Tick Talk, Tick Talk

As the spring season arrives, many people head outdoors – which is a good thing! Unfortunately, and mostly due to climate change, ticks are there waiting for us in greater numbers than ever before. When walking through woods, underbrush, tall grasses or weeds, on your own property or in Land Alliance preserves, the chance of picking up unwelcome hanger-on rise. And things are not going to get better any time soon. As climate change progresses, we are experiencing longer, warmer summers and shorter, milder winters which ensure the survival and proliferation of ticks.

The three most common ticks on Long Island are deer tick, American dog tick and lone star tick. Deer ticks, the most commonly found, are transported by white-footed mice and deer. As suburban development has replaced natural habitat such as forests, deer and mice have no other choice but to join us where we now live.

What Can We Do to De-tick?

Ticks feed on Long Island’s white-footed mice; 90 percent of these mice carry Lyme, other bacteria and parasites. Development destroys fox, raptor and other mouse predator habitat, so more mice survive to host ticks.

Many people are embracing natural solutions like keeping chickens, bats, and other predators. Did you know that one opossum can vacuum 5,000 ticks in one week with its mouth? If a pet opossum is not part of your plan or if your village does not allow chickens or guinea hens, there are some simple things we all can do to avoid ticks, including the following:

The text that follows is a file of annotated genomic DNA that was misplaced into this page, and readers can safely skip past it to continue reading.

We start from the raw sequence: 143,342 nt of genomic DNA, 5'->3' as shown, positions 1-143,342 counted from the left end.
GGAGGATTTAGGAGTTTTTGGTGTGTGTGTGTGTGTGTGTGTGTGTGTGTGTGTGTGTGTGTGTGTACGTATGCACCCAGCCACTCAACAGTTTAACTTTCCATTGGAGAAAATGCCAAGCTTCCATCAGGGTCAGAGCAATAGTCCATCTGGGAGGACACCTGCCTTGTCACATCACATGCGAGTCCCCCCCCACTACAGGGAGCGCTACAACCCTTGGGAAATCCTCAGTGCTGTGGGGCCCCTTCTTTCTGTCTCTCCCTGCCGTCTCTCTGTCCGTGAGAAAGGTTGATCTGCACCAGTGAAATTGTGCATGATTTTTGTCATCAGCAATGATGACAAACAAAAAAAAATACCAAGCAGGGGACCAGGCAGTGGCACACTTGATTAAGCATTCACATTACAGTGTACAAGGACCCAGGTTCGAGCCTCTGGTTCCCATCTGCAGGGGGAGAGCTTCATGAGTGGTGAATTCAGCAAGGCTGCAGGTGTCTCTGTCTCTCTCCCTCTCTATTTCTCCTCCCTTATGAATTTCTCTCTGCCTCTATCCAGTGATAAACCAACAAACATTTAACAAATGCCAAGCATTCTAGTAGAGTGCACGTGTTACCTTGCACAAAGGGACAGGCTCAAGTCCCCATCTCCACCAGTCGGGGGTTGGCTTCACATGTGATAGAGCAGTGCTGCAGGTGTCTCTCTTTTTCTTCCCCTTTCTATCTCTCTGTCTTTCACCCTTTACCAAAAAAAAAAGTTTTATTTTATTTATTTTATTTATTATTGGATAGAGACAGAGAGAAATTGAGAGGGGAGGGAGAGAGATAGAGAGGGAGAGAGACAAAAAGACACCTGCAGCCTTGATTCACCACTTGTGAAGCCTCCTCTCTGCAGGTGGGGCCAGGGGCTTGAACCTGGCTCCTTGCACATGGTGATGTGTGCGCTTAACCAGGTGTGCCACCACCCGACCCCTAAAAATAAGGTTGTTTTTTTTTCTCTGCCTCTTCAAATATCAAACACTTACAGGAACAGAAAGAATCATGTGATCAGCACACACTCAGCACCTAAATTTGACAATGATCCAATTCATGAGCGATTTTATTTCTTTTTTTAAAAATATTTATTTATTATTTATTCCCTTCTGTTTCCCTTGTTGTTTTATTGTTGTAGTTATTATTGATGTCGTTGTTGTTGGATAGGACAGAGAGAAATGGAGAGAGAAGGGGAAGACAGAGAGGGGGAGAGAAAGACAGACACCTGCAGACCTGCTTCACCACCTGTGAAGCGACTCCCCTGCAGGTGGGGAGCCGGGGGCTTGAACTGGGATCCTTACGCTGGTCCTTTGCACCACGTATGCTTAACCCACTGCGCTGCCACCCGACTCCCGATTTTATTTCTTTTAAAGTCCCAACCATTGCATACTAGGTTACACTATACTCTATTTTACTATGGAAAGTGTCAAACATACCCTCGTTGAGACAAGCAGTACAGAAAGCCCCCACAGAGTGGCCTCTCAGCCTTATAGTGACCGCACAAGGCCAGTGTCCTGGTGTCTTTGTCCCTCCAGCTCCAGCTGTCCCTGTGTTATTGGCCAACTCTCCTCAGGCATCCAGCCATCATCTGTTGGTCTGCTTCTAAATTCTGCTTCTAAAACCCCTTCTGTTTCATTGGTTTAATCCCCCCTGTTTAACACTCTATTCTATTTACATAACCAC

• Avoid wooded and brush areas with high grass and leaf litter. Walk in the center of trails.
  • Apply insect repellents. Experts recommend repellents containing 20 percent or more DEET be applied to clothing and skin. Use products that contain permethrin on clothing.
  • Wear light-colored clothing and tuck pants into boots or socks and shirt into pants
  • Keep long hair tied back.
  • Check your clothing constantly while working or walking in wooded areas.
  • Check yourself before leaving the area and again when you get home. Tumble dry on high heat clothing worn outside for at least 10 minutes to kill ticks.
  • And, if you are bitten by a tick and a bullseye-shaped redness ensues, see your doctor.

Please don’t let the fear of ticks keep you from spending precious time in nature.